Tag Archives: kitchen tips

Have You Tried This Measuring Cup Yet?


As a cookbook author I am a stickler for accurate measuring devices…and for using the right measuring cup for the designed ingredients.  You might wonder why you need special measuring cups for liquids; can’t you just use the metal scoop-like ones you use for flour and sugar?  The answer is that the liquid and dry measuring cups do hold the same amount, but if you are measuring liquids in a dry measuring cup you must fill it to the tippy top and the problem is  you will most likely spill some of the liquid on the way to the bowl or pot – making them less accurate than using the liquid measuring cups which are deep enough to prevent spillage and have a spout to make the pouring easier.

Ever since I could remember liquid measuring cups looked like this:


You fill the cup to the proper line, but here’s the trick – you have to look at the cup at eye level or you won’t get the measurement right.  The angled measuring cup allows you to pour in the liquid and look down to see the proper measurement.  Much easier than the old fashioned kind, they’re also lighter as they’re made of plastic and most of the traditional ones are made of glass.  Both types are dishwasher safe.


The 1 cup angled measuring cup costs about $7.00; 2 cup about $9.00;  4 cup $10.00, and 8 cup $18.00.  It also comes in sets of 3 sizes 1, 2 and 4 cups for about $20.00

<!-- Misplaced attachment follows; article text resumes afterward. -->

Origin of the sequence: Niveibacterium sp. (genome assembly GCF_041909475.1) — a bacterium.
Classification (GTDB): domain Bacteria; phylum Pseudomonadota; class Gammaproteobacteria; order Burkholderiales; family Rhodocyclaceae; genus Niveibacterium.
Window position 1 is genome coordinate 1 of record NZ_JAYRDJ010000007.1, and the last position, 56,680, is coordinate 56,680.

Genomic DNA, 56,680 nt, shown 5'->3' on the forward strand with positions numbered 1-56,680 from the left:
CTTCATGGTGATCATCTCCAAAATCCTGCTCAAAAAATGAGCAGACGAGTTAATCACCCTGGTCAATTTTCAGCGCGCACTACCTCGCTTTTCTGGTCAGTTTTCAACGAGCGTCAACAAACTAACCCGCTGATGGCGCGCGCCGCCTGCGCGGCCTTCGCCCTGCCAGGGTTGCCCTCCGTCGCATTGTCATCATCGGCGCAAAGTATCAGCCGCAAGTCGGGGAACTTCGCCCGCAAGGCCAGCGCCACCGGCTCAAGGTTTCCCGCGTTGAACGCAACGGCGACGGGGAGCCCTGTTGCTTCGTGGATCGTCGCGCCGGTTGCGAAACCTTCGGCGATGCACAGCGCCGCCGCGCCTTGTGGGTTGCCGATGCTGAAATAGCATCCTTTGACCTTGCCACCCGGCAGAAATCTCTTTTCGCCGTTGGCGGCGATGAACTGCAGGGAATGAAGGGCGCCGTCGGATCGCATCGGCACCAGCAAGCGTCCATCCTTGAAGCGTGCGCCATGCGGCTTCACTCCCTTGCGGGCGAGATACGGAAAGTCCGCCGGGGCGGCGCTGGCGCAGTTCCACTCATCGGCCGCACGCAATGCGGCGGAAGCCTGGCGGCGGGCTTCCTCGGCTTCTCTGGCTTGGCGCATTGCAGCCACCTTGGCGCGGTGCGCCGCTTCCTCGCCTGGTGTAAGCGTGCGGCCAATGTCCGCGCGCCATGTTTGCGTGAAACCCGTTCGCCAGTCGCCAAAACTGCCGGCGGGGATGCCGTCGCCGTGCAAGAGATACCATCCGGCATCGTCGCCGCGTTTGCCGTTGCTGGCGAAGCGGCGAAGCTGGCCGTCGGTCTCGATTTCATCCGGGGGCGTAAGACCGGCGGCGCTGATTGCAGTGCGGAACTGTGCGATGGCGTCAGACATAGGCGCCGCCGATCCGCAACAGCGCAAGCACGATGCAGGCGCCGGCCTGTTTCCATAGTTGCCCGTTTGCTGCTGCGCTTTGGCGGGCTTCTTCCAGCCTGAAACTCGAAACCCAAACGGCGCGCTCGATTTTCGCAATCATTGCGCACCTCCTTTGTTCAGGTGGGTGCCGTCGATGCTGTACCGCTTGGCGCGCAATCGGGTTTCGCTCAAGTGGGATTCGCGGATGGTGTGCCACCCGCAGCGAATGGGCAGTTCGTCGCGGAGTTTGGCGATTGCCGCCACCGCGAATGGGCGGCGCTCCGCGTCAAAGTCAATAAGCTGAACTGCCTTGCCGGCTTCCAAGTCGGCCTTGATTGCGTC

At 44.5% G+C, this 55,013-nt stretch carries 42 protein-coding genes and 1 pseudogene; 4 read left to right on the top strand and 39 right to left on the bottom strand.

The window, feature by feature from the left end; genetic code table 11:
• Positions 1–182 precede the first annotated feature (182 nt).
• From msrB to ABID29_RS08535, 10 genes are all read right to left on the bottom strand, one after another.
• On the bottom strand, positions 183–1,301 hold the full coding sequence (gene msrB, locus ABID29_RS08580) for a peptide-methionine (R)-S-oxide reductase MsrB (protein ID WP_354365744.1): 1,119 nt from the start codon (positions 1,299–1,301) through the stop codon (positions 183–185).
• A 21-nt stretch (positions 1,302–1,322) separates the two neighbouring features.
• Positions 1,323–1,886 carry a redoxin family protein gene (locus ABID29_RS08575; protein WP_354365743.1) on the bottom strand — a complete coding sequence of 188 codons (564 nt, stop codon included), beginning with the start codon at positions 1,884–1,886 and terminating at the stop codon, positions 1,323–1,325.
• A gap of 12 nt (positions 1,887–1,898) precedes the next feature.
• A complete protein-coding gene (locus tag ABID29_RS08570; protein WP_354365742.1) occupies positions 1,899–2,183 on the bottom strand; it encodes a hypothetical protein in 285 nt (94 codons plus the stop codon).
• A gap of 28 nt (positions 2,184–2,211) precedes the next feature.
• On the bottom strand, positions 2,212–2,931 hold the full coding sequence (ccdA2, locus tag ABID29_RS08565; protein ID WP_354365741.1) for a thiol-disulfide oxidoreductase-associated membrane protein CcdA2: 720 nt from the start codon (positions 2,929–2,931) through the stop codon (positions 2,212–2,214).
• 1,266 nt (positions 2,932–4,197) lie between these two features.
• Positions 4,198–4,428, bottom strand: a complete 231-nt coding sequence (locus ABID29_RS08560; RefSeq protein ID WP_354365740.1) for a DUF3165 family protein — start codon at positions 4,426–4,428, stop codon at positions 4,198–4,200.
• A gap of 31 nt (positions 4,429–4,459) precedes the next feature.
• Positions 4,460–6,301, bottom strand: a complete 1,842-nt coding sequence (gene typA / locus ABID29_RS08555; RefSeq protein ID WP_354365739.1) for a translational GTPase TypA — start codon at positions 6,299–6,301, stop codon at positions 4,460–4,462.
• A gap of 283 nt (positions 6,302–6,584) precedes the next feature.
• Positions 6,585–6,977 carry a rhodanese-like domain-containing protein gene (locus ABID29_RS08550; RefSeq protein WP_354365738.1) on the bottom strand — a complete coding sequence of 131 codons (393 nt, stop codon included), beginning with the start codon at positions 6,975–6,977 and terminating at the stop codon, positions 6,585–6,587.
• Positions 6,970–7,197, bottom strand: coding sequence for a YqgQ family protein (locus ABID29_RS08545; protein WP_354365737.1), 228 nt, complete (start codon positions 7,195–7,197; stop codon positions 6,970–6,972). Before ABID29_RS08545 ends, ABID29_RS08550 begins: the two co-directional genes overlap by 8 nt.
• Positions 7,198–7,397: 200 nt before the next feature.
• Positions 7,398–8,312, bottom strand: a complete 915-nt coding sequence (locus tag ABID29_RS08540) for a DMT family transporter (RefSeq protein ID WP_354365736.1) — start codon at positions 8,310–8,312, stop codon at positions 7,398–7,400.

Though I have both types of measuring cups in my cabinet, I find myself reaching for the angled measuring cup much more often than the traditional one.

I think you’ll really like it.

How to Peel and Seed a Tomato


Good Morning, it’s Friday time for This and That.  Since I’ve been making recipes using fresh tomatoes for the last few posts (and probably will for the next few posts as well), it only seems right to show you how to prepare them for cooking.  Now to be honest…in all my recipes I don’t bother to peel or seed tomatoes because the skin and seeds don’t bother me in the final products.   But, if you want to be really sophisticated, skinning a tomato really does improve the dish.  Seeding the tomato can change slightly the consistency, so unless the recipe writer suggests that tomatoes be seeded, assume that they should not.

I know of two ways to skin tomatoes.  The most popular is to place the tomatoes into boiling water for a minute or two and then immediately plunge them into an ice water bath.  I don’t love this method because the tomatoes feel cooked and mostly I don’t like to have to mess up pots and bowls when I don’t have to.  Here’s how I do it (but you need a gas range):

Peeling a Tomato

Pierce the blossom end of the tomato with a fork

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Turn your burner onto high and hold the tomato in the flames, rotating it, until all the skin has blistered (it’s okay if it chars in places)


Using your fingers or a knife, pull the skin from the tomato until all the skin has been removed

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Seeding Tomatoes

This can be done to tomatoes that have been skinned or unpeeled tomatoes

Cut the tomato in half, through the middle (not the blossom)

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Put half into the palm of your hand and squeeze over a bowl or garbage can to catch the seeds you want discarded


The tomato is now ready for chopping, dicing or whatever the recipe calls for.

Tomato Paste and Bananas


OMG that sounds like an awful combination!!  What on earth can you do with tomato paste and banana?  Good question.  If you have a recipe that uses them together, please be sure to forward it to me.  But since this is Friday, and Friday is our day for This and That – the topic is:  What do you do with over-ripe bananas and open cans of tomato paste beside discard them?  The answer to both is:  freeze them.